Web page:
Quick Kettlebell Workouts
When training with a kettlebell, it is vital to use one that is perfect for your strength level. There is no need to use a kettlebell that is too heavy for you at the expense of form. With that said, a 12kg bell is suitable for beginners — you can push it to 16kg if you are a bit more advanced.
See this article to find out which size kettlebell you should buy.
The following program is designed to be done for the number of specified reps for a total of four circuits. The entire workout takes about 12 to 15 minutes to complete.
Remember you can always use a heavier weight if you’re seeking more of a challenge, but if you can’t complete the set without rest, you may need to use a lower amount of weight and work your way up.
One-Arm Kettlebell Swing
This is a simple exercise. While using one hand, swing the kettlebell to eye level. Use the momentum generated from your hips. Do all the reps with one arm and switch sides during the very next circuit.
Goblet Squat with a Kettlebell
Taking the kettlebell with both hands, position it in front of your body with your elbows tucked close to your body. Be sure to keep your chest up as you lower into the squatting position and drive up to stand.
With the kettlebell resting between your legs, drive your hips forward to get the kettlebell into a forward swinging motion. When you begin to feel a stretch in your hamstrings, drive your hips forward, carrying the momentum of the kettlebell to the height of your head.
New to kettlebells? See this article on kettlebell swings for beginners.
Kettlebell Alternating Chest Press with Lunge
Reps: 10 on each side
While holding the kettlebell by its handle bring it close to your chest, then begin to take a giant stride into a lunge. Be sure to lower the back knee until it’s on the verge of hitting the floor. Simultaneously start to press the bell forwards so that your arms are parallel with the floor. Alternate the legs and perform the movement again for another rep.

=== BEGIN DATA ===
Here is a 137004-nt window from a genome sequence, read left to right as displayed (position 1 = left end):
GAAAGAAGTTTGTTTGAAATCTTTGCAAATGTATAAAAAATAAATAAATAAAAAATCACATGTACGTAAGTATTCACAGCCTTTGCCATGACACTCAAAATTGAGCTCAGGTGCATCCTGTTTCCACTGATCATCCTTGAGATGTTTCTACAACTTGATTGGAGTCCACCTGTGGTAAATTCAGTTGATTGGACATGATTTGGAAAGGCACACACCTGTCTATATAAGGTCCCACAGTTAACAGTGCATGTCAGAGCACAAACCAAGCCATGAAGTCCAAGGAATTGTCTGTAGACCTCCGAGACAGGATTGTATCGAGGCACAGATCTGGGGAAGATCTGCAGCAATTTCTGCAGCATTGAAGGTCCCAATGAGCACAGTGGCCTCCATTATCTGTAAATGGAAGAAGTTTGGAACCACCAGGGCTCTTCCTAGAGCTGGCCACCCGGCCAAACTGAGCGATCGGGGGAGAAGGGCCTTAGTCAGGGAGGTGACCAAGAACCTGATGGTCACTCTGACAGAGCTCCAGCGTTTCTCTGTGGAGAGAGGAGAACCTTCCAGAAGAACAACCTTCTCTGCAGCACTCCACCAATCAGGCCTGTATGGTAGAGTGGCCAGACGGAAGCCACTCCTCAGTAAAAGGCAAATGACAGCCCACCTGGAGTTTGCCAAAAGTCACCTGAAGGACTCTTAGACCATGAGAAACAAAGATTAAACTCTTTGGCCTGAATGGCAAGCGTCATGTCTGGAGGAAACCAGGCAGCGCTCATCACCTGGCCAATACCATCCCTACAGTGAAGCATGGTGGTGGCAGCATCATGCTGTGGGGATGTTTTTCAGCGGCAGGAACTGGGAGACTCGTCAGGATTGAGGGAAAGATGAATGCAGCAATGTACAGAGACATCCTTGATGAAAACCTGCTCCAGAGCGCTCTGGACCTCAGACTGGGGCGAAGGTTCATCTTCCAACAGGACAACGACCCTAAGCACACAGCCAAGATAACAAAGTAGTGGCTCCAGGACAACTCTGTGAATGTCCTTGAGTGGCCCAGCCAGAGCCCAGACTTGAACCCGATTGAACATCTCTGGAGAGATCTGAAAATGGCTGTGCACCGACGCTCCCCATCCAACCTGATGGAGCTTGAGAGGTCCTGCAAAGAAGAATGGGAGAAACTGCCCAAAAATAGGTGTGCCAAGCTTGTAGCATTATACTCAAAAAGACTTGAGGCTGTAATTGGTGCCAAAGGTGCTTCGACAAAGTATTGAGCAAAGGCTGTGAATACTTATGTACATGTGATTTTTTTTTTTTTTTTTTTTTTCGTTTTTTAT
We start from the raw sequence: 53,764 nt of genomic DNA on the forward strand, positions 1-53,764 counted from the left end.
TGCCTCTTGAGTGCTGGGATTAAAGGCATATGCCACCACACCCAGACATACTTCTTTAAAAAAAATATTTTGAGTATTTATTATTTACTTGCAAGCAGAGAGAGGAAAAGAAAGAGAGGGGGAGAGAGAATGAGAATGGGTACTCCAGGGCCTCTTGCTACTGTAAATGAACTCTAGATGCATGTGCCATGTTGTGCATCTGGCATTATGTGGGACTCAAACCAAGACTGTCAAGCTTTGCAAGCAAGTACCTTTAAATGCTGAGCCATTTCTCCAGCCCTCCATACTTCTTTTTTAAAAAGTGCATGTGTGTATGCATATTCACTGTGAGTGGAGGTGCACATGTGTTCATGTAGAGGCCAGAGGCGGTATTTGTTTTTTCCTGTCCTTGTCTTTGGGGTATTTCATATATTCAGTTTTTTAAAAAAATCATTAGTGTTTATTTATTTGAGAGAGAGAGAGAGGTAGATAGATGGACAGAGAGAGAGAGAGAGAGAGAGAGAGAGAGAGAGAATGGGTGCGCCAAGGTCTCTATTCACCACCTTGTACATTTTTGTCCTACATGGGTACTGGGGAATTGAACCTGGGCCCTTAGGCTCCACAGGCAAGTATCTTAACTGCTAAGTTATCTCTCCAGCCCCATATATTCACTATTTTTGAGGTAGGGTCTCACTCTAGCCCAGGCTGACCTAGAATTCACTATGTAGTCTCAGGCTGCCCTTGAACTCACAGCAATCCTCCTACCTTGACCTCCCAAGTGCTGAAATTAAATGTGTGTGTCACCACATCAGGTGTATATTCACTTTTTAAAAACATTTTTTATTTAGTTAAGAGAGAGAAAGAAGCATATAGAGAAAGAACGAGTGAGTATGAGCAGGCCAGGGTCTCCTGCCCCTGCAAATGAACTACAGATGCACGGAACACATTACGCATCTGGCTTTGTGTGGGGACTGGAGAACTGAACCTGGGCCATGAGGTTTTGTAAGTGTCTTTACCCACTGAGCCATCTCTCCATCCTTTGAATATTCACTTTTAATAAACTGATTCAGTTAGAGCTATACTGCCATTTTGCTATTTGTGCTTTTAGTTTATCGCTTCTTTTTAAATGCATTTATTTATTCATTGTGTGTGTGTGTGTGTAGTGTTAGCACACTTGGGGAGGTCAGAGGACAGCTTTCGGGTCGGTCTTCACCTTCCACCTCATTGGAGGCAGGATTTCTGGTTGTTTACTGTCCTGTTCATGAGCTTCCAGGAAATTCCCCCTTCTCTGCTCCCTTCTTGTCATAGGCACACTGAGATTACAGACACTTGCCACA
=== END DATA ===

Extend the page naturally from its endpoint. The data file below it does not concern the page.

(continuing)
Kettlebell Clean and Press
With the kettlebell in one hand, swing the bell upward, and as it passes eye level on the way up, place your elbows into your body, bend your legs and catch the weight on the top of your forearms. At this point, drive the bell up and punch the bell overhead. Complete each rep with one arm and alternate sides during the next circuit.
Perform each of these exercises for two sets, with the recommended number of reps. For best results, incorporate this workout into your regimen at least twice a week, and adjust as necessary, depending on your goals.
Kettlebells offer an array of fitness benefits and versatility. Additionally, these exercises can be performed in the comfort of your own home as opposed to strictly in the gym.
Kettlebell training significantly reduces the time needed to do an effective workout for strength training or weight loss. Whether you’re a beginner or intermediate, there’s a kettlebell workout regimen with your name on it!